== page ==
skip to navigation skip to content skip to footer

First Principles Review— Creating One Defence

The focus of the First Principles Review was to ensure that Defence is fit for purpose, able to respond to future challenges and deliver against its outputs with the minimum resources necessary.

The review findings showed that Defence must move from its inefficient, federated approach to a single, integrated organisation that can shape and respond quickly to our changing strategic circumstances, and deliver enhanced joint capability. This is known as the One Defence approach. One Defence is a notion of a unified and integrated organisation that is consistently linked to its strategy and clearly led by its centre.

Unique to the implementation of the First Principles Review’s recommendations was the establishment of a Government-appointed external Oversight Board to monitor the progress of implementation. The board assists the Government in ensuring the recommendations are implemented according to the One Defence approach and meet the intent of the review.

Key to the One Defence approach is working as one effective and skilled team focused on delivering overall Defence and Australian Defence Force capability outcomes. This holistic approach is critical to developing capabilities, generating joint forces and creating links with defence industry, and focuses on the importance of building capability through partnerships.

Examples of key reform initiatives implemented during 2016–17 that illustrate how Defence is becoming a significantly more agile and efficient organisation that builds capability through partnerships include:

  • introducing a new end-to-end capability development and management life cycle, which simplifies and reduces the time taken for capability decision-making. For example, the average length of a Defence submission to Government has reduced from 70 pages to 20 pages, and the average period of time for a submission to be approved by Government has reduced from 16 weeks to eight weeks. Partnerships with central agencies have been a key part of this process, with the Department of Finance and the Department of the Prime Minister and Cabinet now represented on Defence’s Investment Committee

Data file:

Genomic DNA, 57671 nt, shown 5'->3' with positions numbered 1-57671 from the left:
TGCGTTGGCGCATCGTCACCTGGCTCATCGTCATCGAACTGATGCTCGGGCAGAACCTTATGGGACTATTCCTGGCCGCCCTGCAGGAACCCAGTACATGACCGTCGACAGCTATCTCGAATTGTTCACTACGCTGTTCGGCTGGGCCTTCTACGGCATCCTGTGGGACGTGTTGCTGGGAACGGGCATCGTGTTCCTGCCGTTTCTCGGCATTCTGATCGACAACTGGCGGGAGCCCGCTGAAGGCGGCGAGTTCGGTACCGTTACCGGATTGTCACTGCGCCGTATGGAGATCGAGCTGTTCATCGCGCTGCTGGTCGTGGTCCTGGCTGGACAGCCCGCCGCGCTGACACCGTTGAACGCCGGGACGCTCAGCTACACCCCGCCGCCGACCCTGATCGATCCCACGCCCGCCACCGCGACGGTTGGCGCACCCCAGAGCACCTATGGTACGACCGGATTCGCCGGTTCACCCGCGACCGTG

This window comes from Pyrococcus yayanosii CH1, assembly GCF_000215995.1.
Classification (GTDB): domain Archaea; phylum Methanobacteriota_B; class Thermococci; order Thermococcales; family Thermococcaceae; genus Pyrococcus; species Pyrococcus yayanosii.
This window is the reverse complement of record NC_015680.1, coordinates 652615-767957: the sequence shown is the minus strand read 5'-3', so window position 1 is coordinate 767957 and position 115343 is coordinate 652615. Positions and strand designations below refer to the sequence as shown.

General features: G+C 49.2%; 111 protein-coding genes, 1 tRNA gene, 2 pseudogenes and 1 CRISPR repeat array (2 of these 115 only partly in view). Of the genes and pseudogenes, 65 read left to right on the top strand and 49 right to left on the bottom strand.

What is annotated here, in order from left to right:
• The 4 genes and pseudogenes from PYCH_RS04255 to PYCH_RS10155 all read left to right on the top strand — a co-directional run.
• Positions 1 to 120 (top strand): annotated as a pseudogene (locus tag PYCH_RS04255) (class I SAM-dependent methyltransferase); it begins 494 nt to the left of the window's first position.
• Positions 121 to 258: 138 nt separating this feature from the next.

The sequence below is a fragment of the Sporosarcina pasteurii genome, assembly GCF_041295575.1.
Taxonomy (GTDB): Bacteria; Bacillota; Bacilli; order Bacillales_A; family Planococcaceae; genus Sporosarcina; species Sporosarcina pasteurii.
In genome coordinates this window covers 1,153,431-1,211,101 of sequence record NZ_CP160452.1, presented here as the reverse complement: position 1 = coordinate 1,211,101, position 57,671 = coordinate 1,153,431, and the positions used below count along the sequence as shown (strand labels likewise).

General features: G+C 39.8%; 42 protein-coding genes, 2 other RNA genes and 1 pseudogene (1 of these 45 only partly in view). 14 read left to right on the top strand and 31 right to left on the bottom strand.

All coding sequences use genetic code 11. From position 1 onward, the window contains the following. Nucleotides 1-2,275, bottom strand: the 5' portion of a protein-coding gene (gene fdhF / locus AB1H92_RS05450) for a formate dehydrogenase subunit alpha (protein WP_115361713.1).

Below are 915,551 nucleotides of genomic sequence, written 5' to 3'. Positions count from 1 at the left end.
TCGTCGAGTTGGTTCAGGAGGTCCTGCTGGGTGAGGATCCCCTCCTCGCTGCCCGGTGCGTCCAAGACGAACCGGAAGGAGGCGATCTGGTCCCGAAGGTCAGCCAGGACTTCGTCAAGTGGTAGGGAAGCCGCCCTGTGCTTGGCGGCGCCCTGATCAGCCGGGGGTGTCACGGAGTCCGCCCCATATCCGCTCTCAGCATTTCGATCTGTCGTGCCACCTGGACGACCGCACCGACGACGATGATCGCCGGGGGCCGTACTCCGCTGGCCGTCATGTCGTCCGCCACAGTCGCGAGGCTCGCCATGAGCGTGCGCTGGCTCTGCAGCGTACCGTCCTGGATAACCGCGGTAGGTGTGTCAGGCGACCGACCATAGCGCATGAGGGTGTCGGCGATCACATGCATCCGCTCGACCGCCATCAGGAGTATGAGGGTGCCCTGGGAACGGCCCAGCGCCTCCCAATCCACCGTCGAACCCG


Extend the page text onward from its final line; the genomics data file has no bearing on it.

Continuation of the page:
• simplifying commercial policies and practices, making it easier for industry to engage with Defence. For example, the Defence Procurement Policy Manual has reduced from 483 pages to 62 pages; and the number of mandatory Defence procurement requirements has dropped by more than 80 per cent, from 290 to 53
  • engaging industry earlier in the capability life cycle, and recognising industry as a key partner in the delivery of Defence capability. This has been supported through implementing initiatives in the 2016 Defence Industry Policy Statement, including the Centre for Defence Industry Capability, the Defence Innovation Hub, and the Defence Innovation Portal.

Significant progress has been made on delivering the reforms. However, as with all reform programs, the completion of the review’s recommendations is not the end, with critical work still ahead to ensure the full intent of the reform is realised, enabling the organisation to continually improve towards the One Defence approach.

Reform initiatives started as part of the implementation of the First Principles Review will continue into the future. Ongoing reform initiatives for 2017–18 include a focus on improving accountability through change in behaviours. As part of Defence creating a strong performance culture across the organisation, there is an increased focus on people management and on supervisory and leadership requirements.

The Government agrees with this approach and, while satisfied with Defence’s progress, has extended the Oversight Board to ensure the necessary guidance and expertise so the One Defence approach is embedded for the future.